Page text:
“Outside of work, I am a stereotypical Canadian—a fan of ice hockey, particularly the greatest team to never win the Stanley Cup, the Vancouver Canucks. I am slowly training myself to say ‘zee’ instead of ‘zed.’ though it may be a losing battle….”
Member of the Astrophysical Institute
“I was born in Busan, South Korea. Due to external circumstances, I pursued my education in a college of pharmacy in the Busan National University instead of studying astrophysics, which had been my dream. After a few years of working in local pharmacies and a hospital to save enough money to come to the United States and study astrophysics, I was accepted in the undergraduate program of the University of Arizona in the spring of 1999. There I studied disk properties of young stellar objects alongside my mentor and adviser, Dr. George Rieke.
“I graduated in 2001 with a B.S. in astronomy and physics and was accepted to the graduate program of the University of Arizona. I worked on the large scale structure of the universe under the guidance of Dr. Daniel Eisenstein and graduated with a Ph.D. in 2007. I then moved to Fermilab and worked as a postdoc for the next three years. In 2010, I became a fellow at the Berkeley Center for Cosmological Physics at the University of California. Three years later I received an offer to join the faculty at Ohio University. In 2013, I moved to Columbus, OH, to spend one year as a CCAPP Postdoctoral Fellow at Ohio State University, and then moved to Athens in Fall 2014.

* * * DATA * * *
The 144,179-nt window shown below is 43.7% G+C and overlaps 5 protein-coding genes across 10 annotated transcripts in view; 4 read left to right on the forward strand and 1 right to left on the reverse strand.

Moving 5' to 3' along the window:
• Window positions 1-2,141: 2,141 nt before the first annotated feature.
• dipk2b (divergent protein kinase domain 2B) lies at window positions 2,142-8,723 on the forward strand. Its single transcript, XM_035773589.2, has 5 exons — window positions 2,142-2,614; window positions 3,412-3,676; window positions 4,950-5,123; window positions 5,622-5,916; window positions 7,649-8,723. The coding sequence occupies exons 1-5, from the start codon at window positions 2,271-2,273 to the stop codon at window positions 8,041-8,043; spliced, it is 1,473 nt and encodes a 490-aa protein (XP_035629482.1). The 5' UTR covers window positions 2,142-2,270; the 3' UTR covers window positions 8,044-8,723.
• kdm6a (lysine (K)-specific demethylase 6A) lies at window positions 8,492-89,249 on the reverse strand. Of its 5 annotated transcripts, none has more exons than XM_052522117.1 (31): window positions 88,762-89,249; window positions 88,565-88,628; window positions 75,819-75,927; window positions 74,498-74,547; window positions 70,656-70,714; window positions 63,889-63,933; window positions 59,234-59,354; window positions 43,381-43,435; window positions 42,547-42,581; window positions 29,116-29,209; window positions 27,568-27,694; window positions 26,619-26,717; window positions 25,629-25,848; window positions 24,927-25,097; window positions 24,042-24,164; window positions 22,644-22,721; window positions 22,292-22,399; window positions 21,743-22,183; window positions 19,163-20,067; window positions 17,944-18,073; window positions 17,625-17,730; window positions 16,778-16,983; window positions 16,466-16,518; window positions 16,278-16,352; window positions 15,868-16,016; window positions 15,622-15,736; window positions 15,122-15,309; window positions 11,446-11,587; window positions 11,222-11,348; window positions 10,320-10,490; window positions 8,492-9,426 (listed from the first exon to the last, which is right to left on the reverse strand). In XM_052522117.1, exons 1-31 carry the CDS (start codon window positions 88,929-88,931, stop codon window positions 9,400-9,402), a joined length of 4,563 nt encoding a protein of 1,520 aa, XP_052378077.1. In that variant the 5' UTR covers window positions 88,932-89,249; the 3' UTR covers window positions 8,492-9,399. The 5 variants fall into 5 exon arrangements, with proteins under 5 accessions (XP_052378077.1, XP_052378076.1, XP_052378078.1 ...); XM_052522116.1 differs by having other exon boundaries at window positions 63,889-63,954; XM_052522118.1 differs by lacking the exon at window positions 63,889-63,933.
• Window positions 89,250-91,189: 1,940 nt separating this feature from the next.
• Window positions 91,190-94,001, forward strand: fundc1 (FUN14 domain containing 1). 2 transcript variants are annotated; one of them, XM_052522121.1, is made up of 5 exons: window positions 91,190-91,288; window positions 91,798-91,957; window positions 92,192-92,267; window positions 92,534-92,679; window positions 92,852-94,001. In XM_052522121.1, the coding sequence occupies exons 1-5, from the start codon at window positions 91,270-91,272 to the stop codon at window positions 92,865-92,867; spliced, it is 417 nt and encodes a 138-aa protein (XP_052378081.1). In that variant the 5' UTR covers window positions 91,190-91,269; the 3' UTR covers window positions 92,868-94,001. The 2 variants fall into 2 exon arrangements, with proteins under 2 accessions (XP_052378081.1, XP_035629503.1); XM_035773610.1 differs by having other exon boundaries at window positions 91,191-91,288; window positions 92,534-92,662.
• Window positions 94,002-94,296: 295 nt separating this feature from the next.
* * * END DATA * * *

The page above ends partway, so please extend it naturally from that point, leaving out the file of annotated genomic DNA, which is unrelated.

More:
“My research interests,” she says, “are in high-precision cosmology with large scale structure. I study the distributions of galaxies and matter on very large scales to infer how our universe has expanded, what our universe is composed of, and therefore to collect observational clues to identify dark energy and dark matter, which together makes up 95 percent of the universe while still being quite mysterious.
“My work involves various methods of analyzing the large-scale structure of galaxies and matter, including analytical, numerical, observational studies of Baryon Acoustic Oscillations, a distinct feature imprinted in large galaxy surveys and or radio surveys, as a dark energy probe. I am also interested in relating observed galaxies to the underlying dark matter halo distributions, finding the upper limit on neutrino mass using the large scale structure, weak gravitational lensing signal of the dark matter distribution.
“Outside of work, I am a mother of two young children, and that keeps me quite busy. My non-astrophysics investigations are on-going; to look for cool playgrounds and places for family outings.”